LAVCA in the News
‘Brazil is Not For Beginners’ Says Warburg Pincus’ Chip Kaye
2 October 2014
(Wall Street Journal) It’s been a tough year for Brazil.
A crushing loss in the World Cup. Roiling markets and hits to its currency ahead of the upcoming presidential election. Growth rates that are a mere fraction of what they once were. Waning enthusiasm from institutional investors.
Despite the grim macro (and sporting) picture, private equity firms seeking investment there remain undeterred.
“When you invest in emerging markets, you’ve got to recognize the inherent cyclicality,” said Warburg Pincus Co-Chief Executive Charles “Chip” Kaye during a keynote address at the Latin American Private Equity & Venture Capital Association Summit and Investor Roundtable in New York Wednesday.
“While we think about the macro context of how we’re investing, we don’t invest top down, we invest bottom up,” he said. “I think you can get lost sometimes speculating on the nature of macro economic developments.”
Quoting his colleague Alain Belda, the former Alcoa CEO who now runs Warburg’s Latin America business, Mr. Kaye described Brazil as “not for beginners,” given the presence of a strong local private equity community and the desire of large global private equity firms to have a presence there.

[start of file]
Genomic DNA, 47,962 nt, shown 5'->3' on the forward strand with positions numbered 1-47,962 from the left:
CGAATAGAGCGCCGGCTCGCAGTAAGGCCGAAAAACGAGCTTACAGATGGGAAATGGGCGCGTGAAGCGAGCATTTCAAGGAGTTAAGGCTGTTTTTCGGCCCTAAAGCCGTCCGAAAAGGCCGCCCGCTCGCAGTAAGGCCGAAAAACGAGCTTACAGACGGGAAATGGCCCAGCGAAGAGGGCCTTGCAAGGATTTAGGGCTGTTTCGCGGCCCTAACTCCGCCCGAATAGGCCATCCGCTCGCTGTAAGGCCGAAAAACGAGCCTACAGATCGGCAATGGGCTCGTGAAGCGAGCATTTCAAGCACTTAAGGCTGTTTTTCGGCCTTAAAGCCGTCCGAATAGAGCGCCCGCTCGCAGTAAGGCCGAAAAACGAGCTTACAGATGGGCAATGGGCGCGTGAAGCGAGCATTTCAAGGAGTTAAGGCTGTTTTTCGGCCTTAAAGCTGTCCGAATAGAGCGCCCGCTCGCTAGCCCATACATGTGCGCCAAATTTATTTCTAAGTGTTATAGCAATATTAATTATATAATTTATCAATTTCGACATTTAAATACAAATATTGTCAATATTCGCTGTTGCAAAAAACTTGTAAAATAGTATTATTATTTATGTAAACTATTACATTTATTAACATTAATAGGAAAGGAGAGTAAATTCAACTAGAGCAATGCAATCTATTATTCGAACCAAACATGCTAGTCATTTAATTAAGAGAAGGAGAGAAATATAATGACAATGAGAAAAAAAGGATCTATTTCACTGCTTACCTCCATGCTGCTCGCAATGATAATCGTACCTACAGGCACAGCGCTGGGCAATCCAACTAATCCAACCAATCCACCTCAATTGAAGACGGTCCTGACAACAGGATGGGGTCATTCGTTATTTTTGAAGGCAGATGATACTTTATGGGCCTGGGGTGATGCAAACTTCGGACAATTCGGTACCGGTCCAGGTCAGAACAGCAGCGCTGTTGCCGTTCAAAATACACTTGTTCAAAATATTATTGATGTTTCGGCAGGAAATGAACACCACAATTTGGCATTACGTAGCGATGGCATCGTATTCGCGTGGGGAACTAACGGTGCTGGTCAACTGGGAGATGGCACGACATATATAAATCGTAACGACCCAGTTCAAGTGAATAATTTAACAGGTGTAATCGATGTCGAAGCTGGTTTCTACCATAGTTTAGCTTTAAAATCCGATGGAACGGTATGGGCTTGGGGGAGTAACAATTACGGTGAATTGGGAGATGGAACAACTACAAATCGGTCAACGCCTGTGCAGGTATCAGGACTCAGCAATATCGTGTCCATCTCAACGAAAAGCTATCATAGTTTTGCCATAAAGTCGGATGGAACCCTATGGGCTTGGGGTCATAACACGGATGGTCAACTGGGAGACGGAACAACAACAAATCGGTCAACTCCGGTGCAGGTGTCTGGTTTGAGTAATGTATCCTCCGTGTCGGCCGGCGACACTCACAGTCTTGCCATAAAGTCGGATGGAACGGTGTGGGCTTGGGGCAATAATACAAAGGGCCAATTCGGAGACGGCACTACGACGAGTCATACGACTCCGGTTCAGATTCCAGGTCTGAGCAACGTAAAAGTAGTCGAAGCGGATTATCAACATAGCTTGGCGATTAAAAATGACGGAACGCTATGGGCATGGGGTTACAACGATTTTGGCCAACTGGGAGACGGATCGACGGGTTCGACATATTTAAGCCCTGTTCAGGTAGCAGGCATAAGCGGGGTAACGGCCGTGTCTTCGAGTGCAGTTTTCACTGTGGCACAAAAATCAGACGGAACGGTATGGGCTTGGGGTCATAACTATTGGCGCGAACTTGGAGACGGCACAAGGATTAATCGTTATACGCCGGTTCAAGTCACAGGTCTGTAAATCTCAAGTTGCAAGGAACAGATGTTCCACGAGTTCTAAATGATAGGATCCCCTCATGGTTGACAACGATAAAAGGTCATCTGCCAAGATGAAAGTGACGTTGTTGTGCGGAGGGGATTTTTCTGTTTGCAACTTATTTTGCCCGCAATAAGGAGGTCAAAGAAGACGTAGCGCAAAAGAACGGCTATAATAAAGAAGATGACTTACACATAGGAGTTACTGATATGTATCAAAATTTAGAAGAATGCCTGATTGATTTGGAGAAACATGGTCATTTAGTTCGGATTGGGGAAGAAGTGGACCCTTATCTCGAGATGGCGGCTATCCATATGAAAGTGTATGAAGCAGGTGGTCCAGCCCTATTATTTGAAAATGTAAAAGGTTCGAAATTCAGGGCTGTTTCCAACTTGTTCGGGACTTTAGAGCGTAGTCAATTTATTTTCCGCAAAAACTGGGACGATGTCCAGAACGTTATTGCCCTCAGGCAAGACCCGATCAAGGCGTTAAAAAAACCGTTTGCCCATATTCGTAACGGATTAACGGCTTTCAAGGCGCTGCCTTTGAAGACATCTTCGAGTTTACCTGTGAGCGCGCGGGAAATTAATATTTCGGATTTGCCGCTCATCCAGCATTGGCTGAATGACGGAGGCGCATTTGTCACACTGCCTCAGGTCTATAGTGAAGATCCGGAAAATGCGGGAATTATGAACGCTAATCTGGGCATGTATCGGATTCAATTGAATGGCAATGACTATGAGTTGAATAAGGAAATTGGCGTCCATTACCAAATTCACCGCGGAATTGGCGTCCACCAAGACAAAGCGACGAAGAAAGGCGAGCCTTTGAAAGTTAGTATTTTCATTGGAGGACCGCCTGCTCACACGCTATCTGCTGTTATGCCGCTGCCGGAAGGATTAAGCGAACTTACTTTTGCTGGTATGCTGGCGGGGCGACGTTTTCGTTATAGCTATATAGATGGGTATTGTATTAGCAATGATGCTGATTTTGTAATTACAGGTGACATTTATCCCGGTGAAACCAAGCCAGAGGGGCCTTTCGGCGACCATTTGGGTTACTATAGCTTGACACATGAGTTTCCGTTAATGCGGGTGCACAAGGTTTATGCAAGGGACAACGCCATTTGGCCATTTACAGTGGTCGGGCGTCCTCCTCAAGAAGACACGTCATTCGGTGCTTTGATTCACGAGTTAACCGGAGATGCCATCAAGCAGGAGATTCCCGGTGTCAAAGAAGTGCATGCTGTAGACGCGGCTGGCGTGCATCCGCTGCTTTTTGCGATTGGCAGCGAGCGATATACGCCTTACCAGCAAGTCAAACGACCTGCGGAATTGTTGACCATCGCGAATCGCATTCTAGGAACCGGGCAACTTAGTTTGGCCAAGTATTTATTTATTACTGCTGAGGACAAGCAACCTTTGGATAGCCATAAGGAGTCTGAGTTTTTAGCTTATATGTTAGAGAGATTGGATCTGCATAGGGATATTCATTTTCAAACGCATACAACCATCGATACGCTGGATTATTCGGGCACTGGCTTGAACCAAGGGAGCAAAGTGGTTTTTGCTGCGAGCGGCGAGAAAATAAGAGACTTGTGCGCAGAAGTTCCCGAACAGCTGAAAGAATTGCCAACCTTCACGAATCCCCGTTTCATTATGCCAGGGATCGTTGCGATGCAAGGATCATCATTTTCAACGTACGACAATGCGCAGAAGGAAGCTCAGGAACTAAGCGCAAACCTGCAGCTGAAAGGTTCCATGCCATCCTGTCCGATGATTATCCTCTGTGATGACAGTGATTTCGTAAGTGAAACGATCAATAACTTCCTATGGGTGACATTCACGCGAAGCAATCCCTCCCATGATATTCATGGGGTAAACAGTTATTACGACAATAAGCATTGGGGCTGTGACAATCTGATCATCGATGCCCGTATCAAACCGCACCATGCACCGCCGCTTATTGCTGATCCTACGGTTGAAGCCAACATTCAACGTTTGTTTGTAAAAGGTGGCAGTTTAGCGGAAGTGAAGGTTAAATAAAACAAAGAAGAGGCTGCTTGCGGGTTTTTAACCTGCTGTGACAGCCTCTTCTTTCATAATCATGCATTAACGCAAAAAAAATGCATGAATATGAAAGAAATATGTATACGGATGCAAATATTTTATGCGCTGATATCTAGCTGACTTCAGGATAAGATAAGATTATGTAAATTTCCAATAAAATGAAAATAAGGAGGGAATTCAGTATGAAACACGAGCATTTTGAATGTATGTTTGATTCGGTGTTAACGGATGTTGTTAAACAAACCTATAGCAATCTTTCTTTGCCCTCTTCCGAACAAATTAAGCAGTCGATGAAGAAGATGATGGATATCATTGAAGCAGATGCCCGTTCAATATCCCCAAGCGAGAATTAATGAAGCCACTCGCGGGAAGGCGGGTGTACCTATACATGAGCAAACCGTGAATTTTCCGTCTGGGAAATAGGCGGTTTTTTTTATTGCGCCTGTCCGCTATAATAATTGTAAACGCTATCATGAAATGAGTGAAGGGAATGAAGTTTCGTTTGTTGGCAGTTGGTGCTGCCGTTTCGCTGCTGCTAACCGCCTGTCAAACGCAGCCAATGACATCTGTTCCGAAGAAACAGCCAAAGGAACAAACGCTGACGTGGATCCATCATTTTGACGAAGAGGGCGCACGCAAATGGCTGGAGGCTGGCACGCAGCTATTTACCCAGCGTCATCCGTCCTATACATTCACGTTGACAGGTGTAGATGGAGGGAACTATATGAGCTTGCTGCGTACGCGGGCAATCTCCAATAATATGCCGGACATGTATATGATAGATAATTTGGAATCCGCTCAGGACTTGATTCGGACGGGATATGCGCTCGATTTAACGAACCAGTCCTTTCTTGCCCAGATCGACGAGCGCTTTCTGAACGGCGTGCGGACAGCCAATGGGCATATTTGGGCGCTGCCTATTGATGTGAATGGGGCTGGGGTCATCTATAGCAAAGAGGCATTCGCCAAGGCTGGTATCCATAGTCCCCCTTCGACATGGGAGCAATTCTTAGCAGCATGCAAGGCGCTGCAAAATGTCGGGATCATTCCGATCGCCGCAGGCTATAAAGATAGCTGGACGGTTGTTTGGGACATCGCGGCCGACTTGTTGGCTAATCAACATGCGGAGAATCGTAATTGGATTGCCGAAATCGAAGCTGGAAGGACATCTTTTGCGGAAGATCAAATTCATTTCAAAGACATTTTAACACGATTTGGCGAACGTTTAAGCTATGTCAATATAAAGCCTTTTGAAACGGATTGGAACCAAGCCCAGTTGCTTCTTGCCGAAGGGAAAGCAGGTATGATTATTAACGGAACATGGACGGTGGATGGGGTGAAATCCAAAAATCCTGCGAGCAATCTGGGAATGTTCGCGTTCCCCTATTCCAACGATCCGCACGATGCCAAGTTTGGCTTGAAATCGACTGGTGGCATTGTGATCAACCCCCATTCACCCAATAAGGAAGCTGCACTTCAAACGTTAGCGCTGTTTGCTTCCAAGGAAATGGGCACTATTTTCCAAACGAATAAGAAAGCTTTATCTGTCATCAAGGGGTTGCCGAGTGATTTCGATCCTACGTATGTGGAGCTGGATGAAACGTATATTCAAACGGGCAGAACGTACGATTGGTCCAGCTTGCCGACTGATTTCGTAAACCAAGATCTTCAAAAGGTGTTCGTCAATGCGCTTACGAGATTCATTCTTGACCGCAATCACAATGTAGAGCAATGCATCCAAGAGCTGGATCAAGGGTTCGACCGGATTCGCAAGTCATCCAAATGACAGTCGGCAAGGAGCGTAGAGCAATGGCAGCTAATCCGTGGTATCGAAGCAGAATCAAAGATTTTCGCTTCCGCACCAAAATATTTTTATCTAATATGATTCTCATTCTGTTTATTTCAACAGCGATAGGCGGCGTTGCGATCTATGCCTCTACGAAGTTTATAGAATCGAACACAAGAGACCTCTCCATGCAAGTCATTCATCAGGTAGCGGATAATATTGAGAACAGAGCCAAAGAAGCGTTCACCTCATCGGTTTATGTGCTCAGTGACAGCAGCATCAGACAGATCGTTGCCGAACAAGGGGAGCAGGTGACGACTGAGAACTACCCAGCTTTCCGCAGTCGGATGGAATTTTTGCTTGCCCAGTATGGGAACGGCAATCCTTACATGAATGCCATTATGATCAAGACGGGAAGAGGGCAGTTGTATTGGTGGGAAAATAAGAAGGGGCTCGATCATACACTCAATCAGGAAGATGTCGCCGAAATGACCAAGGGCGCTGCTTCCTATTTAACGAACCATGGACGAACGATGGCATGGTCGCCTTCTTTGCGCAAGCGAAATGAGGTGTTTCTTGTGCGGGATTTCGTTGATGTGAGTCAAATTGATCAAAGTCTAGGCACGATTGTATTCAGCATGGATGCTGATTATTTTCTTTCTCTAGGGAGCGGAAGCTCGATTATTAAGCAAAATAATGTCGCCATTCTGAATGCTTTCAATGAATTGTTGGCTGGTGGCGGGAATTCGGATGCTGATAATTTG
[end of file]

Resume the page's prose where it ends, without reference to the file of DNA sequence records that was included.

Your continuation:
Indeed, Brazil continues to capture the lion’s share of private equity investment and fundraising in Latin America. Nearly 70% of the $8.9 billion invested in Latin America in 2013 went to Brazil. The country also captured 43% of the $5.5 billion raised to invest in the region, according to data from LAVCA.
Under the parameters of its fund, Warburg has the flexibility to invest around the world, in a variety of different structures, from venture capital style plays to growth equity investments to traditional buyouts. Mr. Kaye said that roughly half of the firm’s $11.2 billion fund, which closed in May 2013, had already been called down for deals and around two-thirds of it was already committed to deals.
Mr. Kaye said the firm’s four investments in Brazil have been broadly in the $100 million to $200 million range, somewhat smaller than deals in India and China where deals have been in the $300 million to $500 million range.
The “emerging consumer theme” is what drives much of the firm’s investments across developing markets.
“Whether that’s consumer retail, financial services, healthcare, it’s expressed in a lot of ways,” he said.
In Brazil that has translated into investments in a commercial bank, Banco Indusval & Partners, fashion brand Dudalina SA, hydro power and wind project developer Omega Energia Renovavel SA and Pet Center Comércio e Participações SA, a retailer of pet food, accessories and services.
The firm’s historical focus on energy is prompting it to look closely at other countries within Latin America. Mr. Kaye said the firm was eyeing a potential deal in Colombia to shore up infrastructure for transporting oil.
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